Prevent Winter Lawn Damage
It is cold out there! Your lawn is probably the last thing you are thinking about right now. But should you be? If you have worked hard over the growing season to get your lawn into tip top shape, don’t let winter lawn damage ruin your hard work. Read this post to learn how to protect your lawn over the winter!
How to Avoid Winter Lawn Damage?
In order to determine how to prevent damage to your lawn, we need to talk about what can cause it. We are going to talk about the following sources of lawn damage:
- Salt damage
- Excessive debris buildup
- Excessive traffic
Let’s explore these sources of lawn damage and we can avoid them!
I know what you’re thinking, “What does he mean by ‘salt damage’?” Let me explain. When the temperatures drop like they do this time of year, it is common practice to use a de-icer your sidewalks and driveways to prevent ice from building up on them. If we didn’t de-ice our sidewalks and driveways they would become very hazardous. Let’s talk some science.
De-icers are made usually made of salt. Salt can be toxic to plants. When salt gets on your lawn it can cause a condition called physiological drought. This is a condition that can cause bare patches in your lawn by essentially causing your lawn to starve. How can you avoid this condition? Here are some considerations:
- Not all de-icers are made the same. There are many types of salt. Common table salt for example is made of sodium chloride; this is the worst kind of salt for your lawn. If you can, opt for calcium chloride based de-icers near your lawn.
- Use only what you need. Don’t over apply de-icer. Not only are you wasting product, you are increasing the likelyhood that you will damage your lawn. Excessive de-icer will be washed onto your lawn.
- When you shovel snow from your sidewalk/driveway, try not to put it on the lawn (especially if it was already de-iced once).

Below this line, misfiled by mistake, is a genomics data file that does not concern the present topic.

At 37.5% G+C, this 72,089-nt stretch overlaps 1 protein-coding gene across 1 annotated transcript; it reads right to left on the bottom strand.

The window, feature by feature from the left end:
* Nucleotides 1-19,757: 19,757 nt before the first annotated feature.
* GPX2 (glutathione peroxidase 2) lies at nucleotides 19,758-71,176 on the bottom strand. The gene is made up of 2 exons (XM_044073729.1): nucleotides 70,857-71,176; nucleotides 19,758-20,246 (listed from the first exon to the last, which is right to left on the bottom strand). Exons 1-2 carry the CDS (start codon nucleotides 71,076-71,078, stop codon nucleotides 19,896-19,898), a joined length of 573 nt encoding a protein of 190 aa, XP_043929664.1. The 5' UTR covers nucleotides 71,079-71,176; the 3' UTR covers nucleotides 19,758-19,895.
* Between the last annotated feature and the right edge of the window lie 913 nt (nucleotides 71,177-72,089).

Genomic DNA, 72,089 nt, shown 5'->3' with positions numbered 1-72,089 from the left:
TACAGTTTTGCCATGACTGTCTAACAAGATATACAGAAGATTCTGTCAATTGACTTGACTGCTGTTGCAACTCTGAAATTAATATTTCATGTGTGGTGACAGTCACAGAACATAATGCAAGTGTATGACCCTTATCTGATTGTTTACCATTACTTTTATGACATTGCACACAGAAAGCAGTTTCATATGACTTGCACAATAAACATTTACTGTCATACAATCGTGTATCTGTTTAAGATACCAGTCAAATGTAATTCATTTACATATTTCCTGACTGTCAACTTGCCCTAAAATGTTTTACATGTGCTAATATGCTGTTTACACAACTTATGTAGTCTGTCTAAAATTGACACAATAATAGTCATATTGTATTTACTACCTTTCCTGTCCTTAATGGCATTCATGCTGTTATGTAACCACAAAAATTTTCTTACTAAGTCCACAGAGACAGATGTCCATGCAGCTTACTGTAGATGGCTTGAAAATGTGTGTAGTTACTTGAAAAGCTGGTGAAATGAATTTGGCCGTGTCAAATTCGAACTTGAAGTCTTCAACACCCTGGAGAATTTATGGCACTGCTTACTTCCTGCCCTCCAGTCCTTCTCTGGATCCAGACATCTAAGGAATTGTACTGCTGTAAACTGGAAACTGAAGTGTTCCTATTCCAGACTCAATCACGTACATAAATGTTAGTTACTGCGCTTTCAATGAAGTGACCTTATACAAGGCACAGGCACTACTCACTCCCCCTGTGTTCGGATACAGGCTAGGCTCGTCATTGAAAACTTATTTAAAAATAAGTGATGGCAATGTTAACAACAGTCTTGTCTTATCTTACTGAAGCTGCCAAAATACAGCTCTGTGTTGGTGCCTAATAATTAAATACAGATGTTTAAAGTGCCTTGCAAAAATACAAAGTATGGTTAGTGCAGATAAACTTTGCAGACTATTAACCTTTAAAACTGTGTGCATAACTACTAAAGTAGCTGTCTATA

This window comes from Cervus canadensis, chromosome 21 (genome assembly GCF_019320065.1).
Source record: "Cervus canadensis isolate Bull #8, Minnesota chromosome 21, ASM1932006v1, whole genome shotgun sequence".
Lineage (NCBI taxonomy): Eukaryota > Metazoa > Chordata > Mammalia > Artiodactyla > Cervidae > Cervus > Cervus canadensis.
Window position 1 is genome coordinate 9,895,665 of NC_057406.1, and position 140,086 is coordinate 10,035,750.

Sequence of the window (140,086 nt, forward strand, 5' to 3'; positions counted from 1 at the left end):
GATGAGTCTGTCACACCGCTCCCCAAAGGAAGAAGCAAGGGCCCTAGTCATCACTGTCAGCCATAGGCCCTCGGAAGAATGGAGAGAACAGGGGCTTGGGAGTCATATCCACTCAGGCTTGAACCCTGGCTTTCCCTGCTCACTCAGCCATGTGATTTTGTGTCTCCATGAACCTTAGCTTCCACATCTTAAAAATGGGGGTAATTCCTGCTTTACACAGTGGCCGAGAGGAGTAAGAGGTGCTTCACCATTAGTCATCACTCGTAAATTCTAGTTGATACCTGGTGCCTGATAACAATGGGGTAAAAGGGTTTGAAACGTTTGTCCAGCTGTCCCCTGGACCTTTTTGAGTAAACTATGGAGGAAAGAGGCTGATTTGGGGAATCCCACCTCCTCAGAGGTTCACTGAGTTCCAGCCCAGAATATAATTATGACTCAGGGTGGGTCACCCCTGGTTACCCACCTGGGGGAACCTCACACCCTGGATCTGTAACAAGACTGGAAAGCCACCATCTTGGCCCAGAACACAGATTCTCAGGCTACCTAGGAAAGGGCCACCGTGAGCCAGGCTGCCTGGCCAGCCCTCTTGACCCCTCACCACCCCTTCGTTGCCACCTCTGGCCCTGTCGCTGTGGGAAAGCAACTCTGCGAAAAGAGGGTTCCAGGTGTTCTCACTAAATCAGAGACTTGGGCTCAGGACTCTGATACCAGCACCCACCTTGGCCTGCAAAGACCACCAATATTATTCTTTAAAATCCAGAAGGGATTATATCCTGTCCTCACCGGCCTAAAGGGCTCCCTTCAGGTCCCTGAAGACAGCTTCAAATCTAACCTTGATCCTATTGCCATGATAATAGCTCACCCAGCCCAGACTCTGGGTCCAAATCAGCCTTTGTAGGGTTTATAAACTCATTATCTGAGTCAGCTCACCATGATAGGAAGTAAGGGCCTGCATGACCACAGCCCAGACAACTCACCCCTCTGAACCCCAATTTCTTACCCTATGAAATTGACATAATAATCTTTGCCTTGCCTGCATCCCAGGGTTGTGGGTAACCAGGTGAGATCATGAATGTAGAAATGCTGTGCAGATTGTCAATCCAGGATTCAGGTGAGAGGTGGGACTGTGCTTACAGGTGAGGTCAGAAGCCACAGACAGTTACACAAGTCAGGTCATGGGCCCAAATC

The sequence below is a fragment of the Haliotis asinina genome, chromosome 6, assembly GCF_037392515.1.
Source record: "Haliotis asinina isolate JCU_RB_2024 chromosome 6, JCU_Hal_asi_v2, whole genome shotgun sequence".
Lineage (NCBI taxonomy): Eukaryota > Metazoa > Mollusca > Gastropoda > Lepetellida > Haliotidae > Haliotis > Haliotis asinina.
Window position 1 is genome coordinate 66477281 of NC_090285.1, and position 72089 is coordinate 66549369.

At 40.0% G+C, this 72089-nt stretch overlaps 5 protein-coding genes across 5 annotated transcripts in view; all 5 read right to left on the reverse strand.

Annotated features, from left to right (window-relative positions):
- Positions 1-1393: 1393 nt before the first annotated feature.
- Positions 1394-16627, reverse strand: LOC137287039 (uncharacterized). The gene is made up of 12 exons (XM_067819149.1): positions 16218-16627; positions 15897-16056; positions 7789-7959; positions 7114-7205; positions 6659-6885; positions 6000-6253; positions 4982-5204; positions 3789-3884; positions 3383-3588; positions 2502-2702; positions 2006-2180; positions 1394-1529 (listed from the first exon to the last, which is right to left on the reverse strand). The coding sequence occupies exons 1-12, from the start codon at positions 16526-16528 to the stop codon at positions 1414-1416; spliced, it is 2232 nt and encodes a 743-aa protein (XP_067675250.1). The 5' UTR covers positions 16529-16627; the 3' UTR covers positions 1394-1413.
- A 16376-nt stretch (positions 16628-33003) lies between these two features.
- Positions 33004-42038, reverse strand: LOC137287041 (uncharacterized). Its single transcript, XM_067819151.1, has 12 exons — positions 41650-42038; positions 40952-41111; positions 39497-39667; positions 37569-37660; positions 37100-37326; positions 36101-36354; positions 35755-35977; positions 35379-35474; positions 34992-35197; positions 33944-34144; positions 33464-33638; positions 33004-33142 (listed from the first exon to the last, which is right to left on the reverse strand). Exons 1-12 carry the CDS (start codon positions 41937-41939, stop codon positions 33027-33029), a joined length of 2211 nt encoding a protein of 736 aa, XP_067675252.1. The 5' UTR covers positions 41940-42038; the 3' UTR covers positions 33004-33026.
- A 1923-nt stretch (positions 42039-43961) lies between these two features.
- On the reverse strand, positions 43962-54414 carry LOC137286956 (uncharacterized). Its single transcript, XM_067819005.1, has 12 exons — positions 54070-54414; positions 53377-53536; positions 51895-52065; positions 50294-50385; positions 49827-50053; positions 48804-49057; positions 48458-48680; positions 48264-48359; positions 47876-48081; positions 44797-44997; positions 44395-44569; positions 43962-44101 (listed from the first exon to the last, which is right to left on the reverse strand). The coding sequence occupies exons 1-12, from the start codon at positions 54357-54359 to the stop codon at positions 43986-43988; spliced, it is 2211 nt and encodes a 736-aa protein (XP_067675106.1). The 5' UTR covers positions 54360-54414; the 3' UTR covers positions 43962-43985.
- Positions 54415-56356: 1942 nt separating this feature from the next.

De-icing your sidewalks and driveways is often a necessity of winter. However, by exercising a little bit of caution when using these products you can protect your lawn from unnecessary damage. Let’s talk about debris build up.
Excessive Debris Buildup
One thing about PNW winters is that they can bring some very harsh winds. As a result your yard will be plagued with debris that blow in from the woods, from your neighbors yard, from the trash can that couldn’t hold its own against the wind, debris will come from all angles. That said, don’t let this debris pile up in your yard.
Not only is debris in your yard unsightly, it can cause lawn damage. By leaving debris on your yard it will create dead spots. Here’s a quick gardening tip, if you have a part of your yard that you want to de-sod, cover it with a tarp for a couple of weeks. Doing so will kill the underlying vegetation. For this reason it is important to always cleanup after a storm.
Remember not to leave any of the following on your lawn, it’s bad for your lawn and looks trashy:
- Branches, large or small. Especially large evergreen branches that break off in the wind.
- Paper, leaves, or other garbage that may blow in and form piles in your yard.
- Patio/lawn furniture or toys that gets blown over, or left on your lawn.
- Bonus: Dog poop, seriously, it’s gross.
If you’re still not sure if it’s okay to leave something on your lawn until spring, don’t. You don’t want to start the spring with bare patches in your yard.
Are we talking about I-5 from about 4 am until 10 pm? No, we are still talking about your lawn! Walking on your lawn too much can cause damage to it. Yes, your lawn is a great playground for you children and pets, but it gets weak in the winter. In the growing season your lawn is very resilient. It is growing everyday and can withstand the traffic of kids and pets at play. In the winter though, the ground is soft, your grass isn’t growing as fast, and this isn’t a good combination.
In the winter the ground becomes saturated and soft. When this happens it becomes very easy to compact the soil (even by walking on it). One trick that is used to help compact gravel or soil is to water it as you compact it. That is why in the winter, traffic on your lawn can compact the underlying soil. Why does this matter? Soil compaction makes it harder for your grass to grow a deeper fuller root system. Your lawn needs a strong root structure in order to properly utilize soil nutrients and water in the growing season. Soil compaction can also cause drainage issues.
To prevent soil compaction in the winter:
- Avoid moving heavy objects across your lawn if possible. Use your sidewalk.
- Don’t walk across your lawn (except to keep it clean!).
- Don’t park on your lawn!
If you can avoid too much traffic on your lawn over the winter you can prevent excessive soil compaction and weakening your grass before the growing season arrives.
You spend 9 months of the year working on and tending to your lawn. Don’t let that hard work go to waste over the winter. By following this guide you can prevent a lot of avoidable lawn problems. Taking simple steps to prevent damage to your lawn can save you a lot of time and money in the spring. However, if your lawn is suffering from any ailments resulting from the above, we can help you to identify the cause and correct it. If you need any help getting your lawn back up to speed in the spring, contact us, we can help you fix it!